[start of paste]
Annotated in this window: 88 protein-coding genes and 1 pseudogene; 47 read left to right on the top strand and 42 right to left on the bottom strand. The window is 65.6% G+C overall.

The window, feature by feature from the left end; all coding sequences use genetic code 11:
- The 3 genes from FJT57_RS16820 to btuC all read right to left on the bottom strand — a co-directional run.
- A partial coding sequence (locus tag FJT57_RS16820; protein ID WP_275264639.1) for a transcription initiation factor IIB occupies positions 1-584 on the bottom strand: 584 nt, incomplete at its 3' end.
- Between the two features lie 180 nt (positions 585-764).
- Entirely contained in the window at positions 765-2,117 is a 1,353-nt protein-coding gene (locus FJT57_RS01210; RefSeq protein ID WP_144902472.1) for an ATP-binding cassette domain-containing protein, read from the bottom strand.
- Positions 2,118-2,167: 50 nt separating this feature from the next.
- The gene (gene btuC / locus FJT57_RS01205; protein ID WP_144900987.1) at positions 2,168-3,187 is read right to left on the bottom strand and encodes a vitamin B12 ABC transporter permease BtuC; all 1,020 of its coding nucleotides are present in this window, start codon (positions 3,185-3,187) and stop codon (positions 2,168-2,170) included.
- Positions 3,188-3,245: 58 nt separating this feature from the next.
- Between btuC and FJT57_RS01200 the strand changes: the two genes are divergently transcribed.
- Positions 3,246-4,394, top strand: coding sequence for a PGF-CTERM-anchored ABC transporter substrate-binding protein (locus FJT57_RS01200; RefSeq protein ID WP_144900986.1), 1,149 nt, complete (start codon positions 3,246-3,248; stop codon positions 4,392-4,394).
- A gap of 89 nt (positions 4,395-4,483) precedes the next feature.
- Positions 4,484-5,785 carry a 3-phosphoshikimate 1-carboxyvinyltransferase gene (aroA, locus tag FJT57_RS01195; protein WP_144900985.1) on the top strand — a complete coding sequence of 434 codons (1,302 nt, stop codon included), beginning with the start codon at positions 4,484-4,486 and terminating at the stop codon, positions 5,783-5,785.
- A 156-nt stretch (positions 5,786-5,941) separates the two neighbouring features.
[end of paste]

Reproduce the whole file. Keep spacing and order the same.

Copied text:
Annotated in this window: 88 protein-coding genes and 1 pseudogene; 47 read left to right on the top strand and 42 right to left on the bottom strand. The window is 65.6% G+C overall.

The window, feature by feature from the left end; all coding sequences use genetic code 11:
- The 3 genes from FJT57_RS16820 to btuC all read right to left on the bottom strand — a co-directional run.
- A partial coding sequence (locus tag FJT57_RS16820; protein ID WP_275264639.1) for a transcription initiation factor IIB occupies positions 1-584 on the bottom strand: 584 nt, incomplete at its 3' end.
- Between the two features lie 180 nt (positions 585-764).
- Entirely contained in the window at positions 765-2,117 is a 1,353-nt protein-coding gene (locus FJT57_RS01210; RefSeq protein ID WP_144902472.1) for an ATP-binding cassette domain-containing protein, read from the bottom strand.
- Positions 2,118-2,167: 50 nt separating this feature from the next.
- The gene (gene btuC / locus FJT57_RS01205; protein ID WP_144900987.1) at positions 2,168-3,187 is read right to left on the bottom strand and encodes a vitamin B12 ABC transporter permease BtuC; all 1,020 of its coding nucleotides are present in this window, start codon (positions 3,185-3,187) and stop codon (positions 2,168-2,170) included.
- Positions 3,188-3,245: 58 nt separating this feature from the next.
- Between btuC and FJT57_RS01200 the strand changes: the two genes are divergently transcribed.
- Positions 3,246-4,394, top strand: coding sequence for a PGF-CTERM-anchored ABC transporter substrate-binding protein (locus FJT57_RS01200; RefSeq protein ID WP_144900986.1), 1,149 nt, complete (start codon positions 3,246-3,248; stop codon positions 4,392-4,394).
- A gap of 89 nt (positions 4,395-4,483) precedes the next feature.
- Positions 4,484-5,785 carry a 3-phosphoshikimate 1-carboxyvinyltransferase gene (aroA, locus tag FJT57_RS01195; protein WP_144900985.1) on the top strand — a complete coding sequence of 434 codons (1,302 nt, stop codon included), beginning with the start codon at positions 4,484-4,486 and terminating at the stop codon, positions 5,783-5,785.
- A 156-nt stretch (positions 5,786-5,941) separates the two neighbouring features.